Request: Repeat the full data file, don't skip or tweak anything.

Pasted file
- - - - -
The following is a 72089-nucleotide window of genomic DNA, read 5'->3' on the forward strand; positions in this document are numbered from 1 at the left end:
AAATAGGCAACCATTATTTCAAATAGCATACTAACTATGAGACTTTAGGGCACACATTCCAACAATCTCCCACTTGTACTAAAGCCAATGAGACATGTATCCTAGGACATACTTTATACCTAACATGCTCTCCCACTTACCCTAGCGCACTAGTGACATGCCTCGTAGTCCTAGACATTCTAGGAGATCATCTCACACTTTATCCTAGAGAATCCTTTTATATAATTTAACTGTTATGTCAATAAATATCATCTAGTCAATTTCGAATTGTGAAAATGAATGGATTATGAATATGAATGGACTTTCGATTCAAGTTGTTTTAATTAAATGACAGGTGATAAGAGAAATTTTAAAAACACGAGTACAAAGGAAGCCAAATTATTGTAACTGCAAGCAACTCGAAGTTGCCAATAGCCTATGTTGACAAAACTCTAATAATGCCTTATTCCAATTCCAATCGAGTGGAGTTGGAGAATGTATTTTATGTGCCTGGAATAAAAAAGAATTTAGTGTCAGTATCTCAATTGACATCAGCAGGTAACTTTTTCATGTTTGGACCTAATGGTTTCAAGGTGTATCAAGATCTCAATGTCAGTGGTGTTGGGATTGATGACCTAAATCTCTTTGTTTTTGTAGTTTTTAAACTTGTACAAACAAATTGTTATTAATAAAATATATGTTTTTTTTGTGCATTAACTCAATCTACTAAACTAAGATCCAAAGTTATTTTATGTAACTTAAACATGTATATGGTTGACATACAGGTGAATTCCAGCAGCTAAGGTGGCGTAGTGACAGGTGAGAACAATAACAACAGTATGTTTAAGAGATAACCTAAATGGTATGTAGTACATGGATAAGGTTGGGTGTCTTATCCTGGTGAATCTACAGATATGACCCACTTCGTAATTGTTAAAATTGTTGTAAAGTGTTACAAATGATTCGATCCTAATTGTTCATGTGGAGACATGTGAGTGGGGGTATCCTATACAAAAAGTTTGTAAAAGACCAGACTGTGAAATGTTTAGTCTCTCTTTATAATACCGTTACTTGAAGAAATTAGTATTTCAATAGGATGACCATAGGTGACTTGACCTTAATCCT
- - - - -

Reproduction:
The following is a 72089-nucleotide window of genomic DNA, read 5'->3' on the forward strand; positions in this document are numbered from 1 at the left end:
AAATAGGCAACCATTATTTCAAATAGCATACTAACTATGAGACTTTAGGGCACACATTCCAACAATCTCCCACTTGTACTAAAGCCAATGAGACATGTATCCTAGGACATACTTTATACCTAACATGCTCTCCCACTTACCCTAGCGCACTAGTGACATGCCTCGTAGTCCTAGACATTCTAGGAGATCATCTCACACTTTATCCTAGAGAATCCTTTTATATAATTTAACTGTTATGTCAATAAATATCATCTAGTCAATTTCGAATTGTGAAAATGAATGGATTATGAATATGAATGGACTTTCGATTCAAGTTGTTTTAATTAAATGACAGGTGATAAGAGAAATTTTAAAAACACGAGTACAAAGGAAGCCAAATTATTGTAACTGCAAGCAACTCGAAGTTGCCAATAGCCTATGTTGACAAAACTCTAATAATGCCTTATTCCAATTCCAATCGAGTGGAGTTGGAGAATGTATTTTATGTGCCTGGAATAAAAAAGAATTTAGTGTCAGTATCTCAATTGACATCAGCAGGTAACTTTTTCATGTTTGGACCTAATGGTTTCAAGGTGTATCAAGATCTCAATGTCAGTGGTGTTGGGATTGATGACCTAAATCTCTTTGTTTTTGTAGTTTTTAAACTTGTACAAACAAATTGTTATTAATAAAATATATGTTTTTTTTGTGCATTAACTCAATCTACTAAACTAAGATCCAAAGTTATTTTATGTAACTTAAACATGTATATGGTTGACATACAGGTGAATTCCAGCAGCTAAGGTGGCGTAGTGACAGGTGAGAACAATAACAACAGTATGTTTAAGAGATAACCTAAATGGTATGTAGTACATGGATAAGGTTGGGTGTCTTATCCTGGTGAATCTACAGATATGACCCACTTCGTAATTGTTAAAATTGTTGTAAAGTGTTACAAATGATTCGATCCTAATTGTTCATGTGGAGACATGTGAGTGGGGGTATCCTATACAAAAAGTTTGTAAAAGACCAGACTGTGAAATGTTTAGTCTCTCTTTATAATACCGTTACTTGAAGAAATTAGTATTTCAATAGGATGACCATAGGTGACTTGACCTTAATCCT